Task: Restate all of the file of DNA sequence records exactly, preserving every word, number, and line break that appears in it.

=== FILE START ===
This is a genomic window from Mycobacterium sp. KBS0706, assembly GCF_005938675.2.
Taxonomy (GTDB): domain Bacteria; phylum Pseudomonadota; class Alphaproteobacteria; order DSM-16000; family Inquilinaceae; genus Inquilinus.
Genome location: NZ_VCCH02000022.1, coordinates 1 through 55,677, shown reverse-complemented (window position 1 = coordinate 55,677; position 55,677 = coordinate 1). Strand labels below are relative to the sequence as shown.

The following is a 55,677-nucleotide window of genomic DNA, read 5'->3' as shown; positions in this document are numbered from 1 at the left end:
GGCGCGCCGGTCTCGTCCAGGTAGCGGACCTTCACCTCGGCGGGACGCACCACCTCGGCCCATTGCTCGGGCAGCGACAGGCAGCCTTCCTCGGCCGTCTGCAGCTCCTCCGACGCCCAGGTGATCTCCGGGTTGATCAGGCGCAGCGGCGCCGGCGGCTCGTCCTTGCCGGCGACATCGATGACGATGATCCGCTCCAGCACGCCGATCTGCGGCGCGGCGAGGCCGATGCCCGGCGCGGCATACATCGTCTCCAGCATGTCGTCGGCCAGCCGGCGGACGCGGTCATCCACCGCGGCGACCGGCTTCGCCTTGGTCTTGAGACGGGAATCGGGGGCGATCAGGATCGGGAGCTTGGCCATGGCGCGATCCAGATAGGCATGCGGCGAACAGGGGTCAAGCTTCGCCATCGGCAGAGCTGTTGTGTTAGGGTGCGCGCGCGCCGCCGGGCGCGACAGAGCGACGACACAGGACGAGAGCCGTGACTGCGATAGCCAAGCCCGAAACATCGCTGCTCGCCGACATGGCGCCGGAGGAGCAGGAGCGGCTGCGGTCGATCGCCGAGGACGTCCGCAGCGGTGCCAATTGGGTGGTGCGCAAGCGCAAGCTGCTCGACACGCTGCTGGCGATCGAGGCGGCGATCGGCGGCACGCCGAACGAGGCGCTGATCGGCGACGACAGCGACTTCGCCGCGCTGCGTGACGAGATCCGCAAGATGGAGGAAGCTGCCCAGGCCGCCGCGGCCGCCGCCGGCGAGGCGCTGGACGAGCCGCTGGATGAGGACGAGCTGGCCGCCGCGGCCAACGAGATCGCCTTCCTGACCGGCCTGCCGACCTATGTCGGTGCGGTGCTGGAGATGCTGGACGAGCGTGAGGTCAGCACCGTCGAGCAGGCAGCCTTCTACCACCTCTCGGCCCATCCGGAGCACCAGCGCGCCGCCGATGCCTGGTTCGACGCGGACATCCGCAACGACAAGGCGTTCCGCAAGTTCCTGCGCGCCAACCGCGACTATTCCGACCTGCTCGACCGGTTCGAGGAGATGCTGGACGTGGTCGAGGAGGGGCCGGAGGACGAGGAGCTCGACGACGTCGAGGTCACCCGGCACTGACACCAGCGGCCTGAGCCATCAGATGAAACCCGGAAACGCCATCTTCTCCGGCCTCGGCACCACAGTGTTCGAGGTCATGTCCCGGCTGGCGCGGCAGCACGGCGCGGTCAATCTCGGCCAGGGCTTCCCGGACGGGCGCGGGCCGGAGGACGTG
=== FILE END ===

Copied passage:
This is a genomic window from Mycobacterium sp. KBS0706, assembly GCF_005938675.2.
Taxonomy (GTDB): domain Bacteria; phylum Pseudomonadota; class Alphaproteobacteria; order DSM-16000; family Inquilinaceae; genus Inquilinus.
Genome location: NZ_VCCH02000022.1, coordinates 1 through 55,677, shown reverse-complemented (window position 1 = coordinate 55,677; position 55,677 = coordinate 1). Strand labels below are relative to the sequence as shown.

The following is a 55,677-nucleotide window of genomic DNA, read 5'->3' as shown; positions in this document are numbered from 1 at the left end:
GGCGCGCCGGTCTCGTCCAGGTAGCGGACCTTCACCTCGGCGGGACGCACCACCTCGGCCCATTGCTCGGGCAGCGACAGGCAGCCTTCCTCGGCCGTCTGCAGCTCCTCCGACGCCCAGGTGATCTCCGGGTTGATCAGGCGCAGCGGCGCCGGCGGCTCGTCCTTGCCGGCGACATCGATGACGATGATCCGCTCCAGCACGCCGATCTGCGGCGCGGCGAGGCCGATGCCCGGCGCGGCATACATCGTCTCCAGCATGTCGTCGGCCAGCCGGCGGACGCGGTCATCCACCGCGGCGACCGGCTTCGCCTTGGTCTTGAGACGGGAATCGGGGGCGATCAGGATCGGGAGCTTGGCCATGGCGCGATCCAGATAGGCATGCGGCGAACAGGGGTCAAGCTTCGCCATCGGCAGAGCTGTTGTGTTAGGGTGCGCGCGCGCCGCCGGGCGCGACAGAGCGACGACACAGGACGAGAGCCGTGACTGCGATAGCCAAGCCCGAAACATCGCTGCTCGCCGACATGGCGCCGGAGGAGCAGGAGCGGCTGCGGTCGATCGCCGAGGACGTCCGCAGCGGTGCCAATTGGGTGGTGCGCAAGCGCAAGCTGCTCGACACGCTGCTGGCGATCGAGGCGGCGATCGGCGGCACGCCGAACGAGGCGCTGATCGGCGACGACAGCGACTTCGCCGCGCTGCGTGACGAGATCCGCAAGATGGAGGAAGCTGCCCAGGCCGCCGCGGCCGCCGCCGGCGAGGCGCTGGACGAGCCGCTGGATGAGGACGAGCTGGCCGCCGCGGCCAACGAGATCGCCTTCCTGACCGGCCTGCCGACCTATGTCGGTGCGGTGCTGGAGATGCTGGACGAGCGTGAGGTCAGCACCGTCGAGCAGGCAGCCTTCTACCACCTCTCGGCCCATCCGGAGCACCAGCGCGCCGCCGATGCCTGGTTCGACGCGGACATCCGCAACGACAAGGCGTTCCGCAAGTTCCTGCGCGCCAACCGCGACTATTCCGACCTGCTCGACCGGTTCGAGGAGATGCTGGACGTGGTCGAGGAGGGGCCGGAGGACGAGGAGCTCGACGACGTCGAGGTCACCCGGCACTGACACCAGCGGCCTGAGCCATCAGATGAAACCCGGAAACGCCATCTTCTCCGGCCTCGGCACCACAGTGTTCGAGGTCATGTCCCGGCTGGCGCGGCAGCACGGCGCGGTCAATCTCGGCCAGGGCTTCCCGGACGGGCGCGGGCCGGAGGACGTG